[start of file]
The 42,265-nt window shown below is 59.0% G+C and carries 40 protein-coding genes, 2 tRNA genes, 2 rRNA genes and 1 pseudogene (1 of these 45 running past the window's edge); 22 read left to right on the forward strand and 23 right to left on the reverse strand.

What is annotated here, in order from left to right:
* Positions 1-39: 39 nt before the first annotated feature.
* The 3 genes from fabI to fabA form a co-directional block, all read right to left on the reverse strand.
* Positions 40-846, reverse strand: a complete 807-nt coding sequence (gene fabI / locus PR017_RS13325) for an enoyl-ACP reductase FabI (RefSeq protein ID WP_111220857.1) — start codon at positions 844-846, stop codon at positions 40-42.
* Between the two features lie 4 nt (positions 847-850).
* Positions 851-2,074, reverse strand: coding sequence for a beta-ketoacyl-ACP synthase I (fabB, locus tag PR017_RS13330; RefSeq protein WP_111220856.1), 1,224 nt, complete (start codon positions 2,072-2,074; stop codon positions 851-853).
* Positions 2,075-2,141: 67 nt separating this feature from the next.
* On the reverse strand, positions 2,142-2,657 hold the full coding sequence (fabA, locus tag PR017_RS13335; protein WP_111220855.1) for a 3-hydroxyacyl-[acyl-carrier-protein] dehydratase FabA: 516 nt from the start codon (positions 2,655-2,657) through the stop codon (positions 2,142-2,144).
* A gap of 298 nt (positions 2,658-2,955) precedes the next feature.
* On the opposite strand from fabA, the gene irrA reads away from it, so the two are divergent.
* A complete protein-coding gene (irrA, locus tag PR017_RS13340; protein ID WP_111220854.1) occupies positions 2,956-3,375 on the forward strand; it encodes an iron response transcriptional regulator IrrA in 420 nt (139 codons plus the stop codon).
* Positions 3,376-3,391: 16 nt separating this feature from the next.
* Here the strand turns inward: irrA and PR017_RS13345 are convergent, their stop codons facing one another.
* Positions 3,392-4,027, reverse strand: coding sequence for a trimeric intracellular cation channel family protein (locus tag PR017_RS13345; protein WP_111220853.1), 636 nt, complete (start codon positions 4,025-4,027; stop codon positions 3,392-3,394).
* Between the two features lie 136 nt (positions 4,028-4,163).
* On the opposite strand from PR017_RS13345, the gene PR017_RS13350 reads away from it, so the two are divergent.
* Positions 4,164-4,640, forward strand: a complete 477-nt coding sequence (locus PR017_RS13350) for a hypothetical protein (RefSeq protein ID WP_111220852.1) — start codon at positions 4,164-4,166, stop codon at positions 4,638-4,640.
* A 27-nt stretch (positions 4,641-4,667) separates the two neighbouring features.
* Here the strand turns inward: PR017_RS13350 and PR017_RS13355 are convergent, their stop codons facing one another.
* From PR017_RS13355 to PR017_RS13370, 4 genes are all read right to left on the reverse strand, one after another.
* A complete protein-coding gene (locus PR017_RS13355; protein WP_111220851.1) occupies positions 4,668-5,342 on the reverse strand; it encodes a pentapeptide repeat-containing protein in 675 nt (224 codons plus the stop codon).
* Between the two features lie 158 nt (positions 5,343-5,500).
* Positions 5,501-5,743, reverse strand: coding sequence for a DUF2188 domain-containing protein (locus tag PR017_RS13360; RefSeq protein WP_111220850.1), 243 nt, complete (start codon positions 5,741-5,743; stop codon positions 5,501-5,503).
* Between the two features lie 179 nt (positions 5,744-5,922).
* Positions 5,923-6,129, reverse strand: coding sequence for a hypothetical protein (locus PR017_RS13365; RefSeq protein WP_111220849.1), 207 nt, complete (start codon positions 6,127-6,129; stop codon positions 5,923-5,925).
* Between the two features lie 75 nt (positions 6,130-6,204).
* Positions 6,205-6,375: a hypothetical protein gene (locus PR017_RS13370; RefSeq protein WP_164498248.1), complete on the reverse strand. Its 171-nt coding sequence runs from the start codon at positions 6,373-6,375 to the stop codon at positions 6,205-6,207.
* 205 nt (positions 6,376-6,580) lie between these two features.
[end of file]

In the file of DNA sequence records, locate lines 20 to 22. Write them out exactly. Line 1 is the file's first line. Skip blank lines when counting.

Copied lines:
* Here the strand turns inward: PR017_RS13350 and PR017_RS13355 are convergent, their stop codons facing one another.
* From PR017_RS13355 to PR017_RS13370, 4 genes are all read right to left on the reverse strand, one after another.
* A complete protein-coding gene (locus PR017_RS13355; protein WP_111220851.1) occupies positions 4,668-5,342 on the reverse strand; it encodes a pentapeptide repeat-containing protein in 675 nt (224 codons plus the stop codon).